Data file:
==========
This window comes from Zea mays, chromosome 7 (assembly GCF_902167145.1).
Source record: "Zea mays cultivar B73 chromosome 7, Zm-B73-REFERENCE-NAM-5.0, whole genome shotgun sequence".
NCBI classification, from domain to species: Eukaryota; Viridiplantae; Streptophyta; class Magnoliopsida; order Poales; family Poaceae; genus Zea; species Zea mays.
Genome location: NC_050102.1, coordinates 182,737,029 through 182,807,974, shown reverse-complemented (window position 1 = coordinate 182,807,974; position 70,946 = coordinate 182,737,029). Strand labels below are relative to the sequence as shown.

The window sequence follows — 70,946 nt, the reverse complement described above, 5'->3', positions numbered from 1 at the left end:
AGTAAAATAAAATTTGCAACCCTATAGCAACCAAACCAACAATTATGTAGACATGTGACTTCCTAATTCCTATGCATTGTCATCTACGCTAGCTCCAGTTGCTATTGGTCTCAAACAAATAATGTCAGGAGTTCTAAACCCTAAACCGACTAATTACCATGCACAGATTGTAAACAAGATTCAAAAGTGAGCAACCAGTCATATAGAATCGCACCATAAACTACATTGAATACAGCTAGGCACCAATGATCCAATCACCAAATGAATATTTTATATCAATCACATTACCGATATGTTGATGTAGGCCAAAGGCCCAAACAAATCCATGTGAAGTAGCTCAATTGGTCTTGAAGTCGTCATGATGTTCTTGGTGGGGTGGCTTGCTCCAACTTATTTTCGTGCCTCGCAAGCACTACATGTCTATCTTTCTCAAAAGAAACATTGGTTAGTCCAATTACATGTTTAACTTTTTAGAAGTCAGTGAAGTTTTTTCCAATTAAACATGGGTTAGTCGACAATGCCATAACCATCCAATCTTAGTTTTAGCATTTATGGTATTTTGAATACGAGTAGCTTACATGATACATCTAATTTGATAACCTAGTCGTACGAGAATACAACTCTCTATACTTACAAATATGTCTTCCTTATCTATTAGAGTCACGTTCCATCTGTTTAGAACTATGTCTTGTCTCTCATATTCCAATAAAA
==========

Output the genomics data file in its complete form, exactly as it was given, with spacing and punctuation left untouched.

This window comes from Zea mays, chromosome 7 (assembly GCF_902167145.1).
Source record: "Zea mays cultivar B73 chromosome 7, Zm-B73-REFERENCE-NAM-5.0, whole genome shotgun sequence".
NCBI classification, from domain to species: Eukaryota; Viridiplantae; Streptophyta; class Magnoliopsida; order Poales; family Poaceae; genus Zea; species Zea mays.
Genome location: NC_050102.1, coordinates 182,737,029 through 182,807,974, shown reverse-complemented (window position 1 = coordinate 182,807,974; position 70,946 = coordinate 182,737,029). Strand labels below are relative to the sequence as shown.

The window sequence follows — 70,946 nt, the reverse complement described above, 5'->3', positions numbered from 1 at the left end:
AGTAAAATAAAATTTGCAACCCTATAGCAACCAAACCAACAATTATGTAGACATGTGACTTCCTAATTCCTATGCATTGTCATCTACGCTAGCTCCAGTTGCTATTGGTCTCAAACAAATAATGTCAGGAGTTCTAAACCCTAAACCGACTAATTACCATGCACAGATTGTAAACAAGATTCAAAAGTGAGCAACCAGTCATATAGAATCGCACCATAAACTACATTGAATACAGCTAGGCACCAATGATCCAATCACCAAATGAATATTTTATATCAATCACATTACCGATATGTTGATGTAGGCCAAAGGCCCAAACAAATCCATGTGAAGTAGCTCAATTGGTCTTGAAGTCGTCATGATGTTCTTGGTGGGGTGGCTTGCTCCAACTTATTTTCGTGCCTCGCAAGCACTACATGTCTATCTTTCTCAAAAGAAACATTGGTTAGTCCAATTACATGTTTAACTTTTTAGAAGTCAGTGAAGTTTTTTCCAATTAAACATGGGTTAGTCGACAATGCCATAACCATCCAATCTTAGTTTTAGCATTTATGGTATTTTGAATACGAGTAGCTTACATGATACATCTAATTTGATAACCTAGTCGTACGAGAATACAACTCTCTATACTTACAAATATGTCTTCCTTATCTATTAGAGTCACGTTCCATCTGTTTAGAACTATGTCTTGTCTCTCATATTCCAATAAAA